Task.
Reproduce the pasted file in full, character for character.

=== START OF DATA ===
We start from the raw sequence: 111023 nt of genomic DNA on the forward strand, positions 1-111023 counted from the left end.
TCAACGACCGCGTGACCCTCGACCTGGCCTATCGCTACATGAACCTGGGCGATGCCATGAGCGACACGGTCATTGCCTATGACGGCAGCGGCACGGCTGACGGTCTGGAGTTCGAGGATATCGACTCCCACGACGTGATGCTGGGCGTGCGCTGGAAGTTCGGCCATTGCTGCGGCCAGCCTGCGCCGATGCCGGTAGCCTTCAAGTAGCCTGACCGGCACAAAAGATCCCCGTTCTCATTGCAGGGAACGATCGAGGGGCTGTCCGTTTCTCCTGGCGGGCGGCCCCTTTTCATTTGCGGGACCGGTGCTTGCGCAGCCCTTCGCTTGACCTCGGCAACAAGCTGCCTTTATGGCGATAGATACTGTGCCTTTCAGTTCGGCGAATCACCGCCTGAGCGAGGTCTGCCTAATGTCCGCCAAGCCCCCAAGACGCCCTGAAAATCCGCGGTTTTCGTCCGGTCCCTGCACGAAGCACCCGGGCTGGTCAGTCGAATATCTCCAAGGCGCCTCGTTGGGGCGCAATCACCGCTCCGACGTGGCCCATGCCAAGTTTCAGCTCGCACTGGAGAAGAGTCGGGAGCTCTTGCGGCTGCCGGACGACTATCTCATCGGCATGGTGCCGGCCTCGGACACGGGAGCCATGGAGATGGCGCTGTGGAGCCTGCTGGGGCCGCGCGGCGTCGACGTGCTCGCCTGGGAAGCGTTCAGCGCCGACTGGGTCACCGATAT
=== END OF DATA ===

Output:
We start from the raw sequence: 111023 nt of genomic DNA on the forward strand, positions 1-111023 counted from the left end.
TCAACGACCGCGTGACCCTCGACCTGGCCTATCGCTACATGAACCTGGGCGATGCCATGAGCGACACGGTCATTGCCTATGACGGCAGCGGCACGGCTGACGGTCTGGAGTTCGAGGATATCGACTCCCACGACGTGATGCTGGGCGTGCGCTGGAAGTTCGGCCATTGCTGCGGCCAGCCTGCGCCGATGCCGGTAGCCTTCAAGTAGCCTGACCGGCACAAAAGATCCCCGTTCTCATTGCAGGGAACGATCGAGGGGCTGTCCGTTTCTCCTGGCGGGCGGCCCCTTTTCATTTGCGGGACCGGTGCTTGCGCAGCCCTTCGCTTGACCTCGGCAACAAGCTGCCTTTATGGCGATAGATACTGTGCCTTTCAGTTCGGCGAATCACCGCCTGAGCGAGGTCTGCCTAATGTCCGCCAAGCCCCCAAGACGCCCTGAAAATCCGCGGTTTTCGTCCGGTCCCTGCACGAAGCACCCGGGCTGGTCAGTCGAATATCTCCAAGGCGCCTCGTTGGGGCGCAATCACCGCTCCGACGTGGCCCATGCCAAGTTTCAGCTCGCACTGGAGAAGAGTCGGGAGCTCTTGCGGCTGCCGGACGACTATCTCATCGGCATGGTGCCGGCCTCGGACACGGGAGCCATGGAGATGGCGCTGTGGAGCCTGCTGGGGCCGCGCGGCGTCGACGTGCTCGCCTGGGAAGCGTTCAGCGCCGACTGGGTCACCGATAT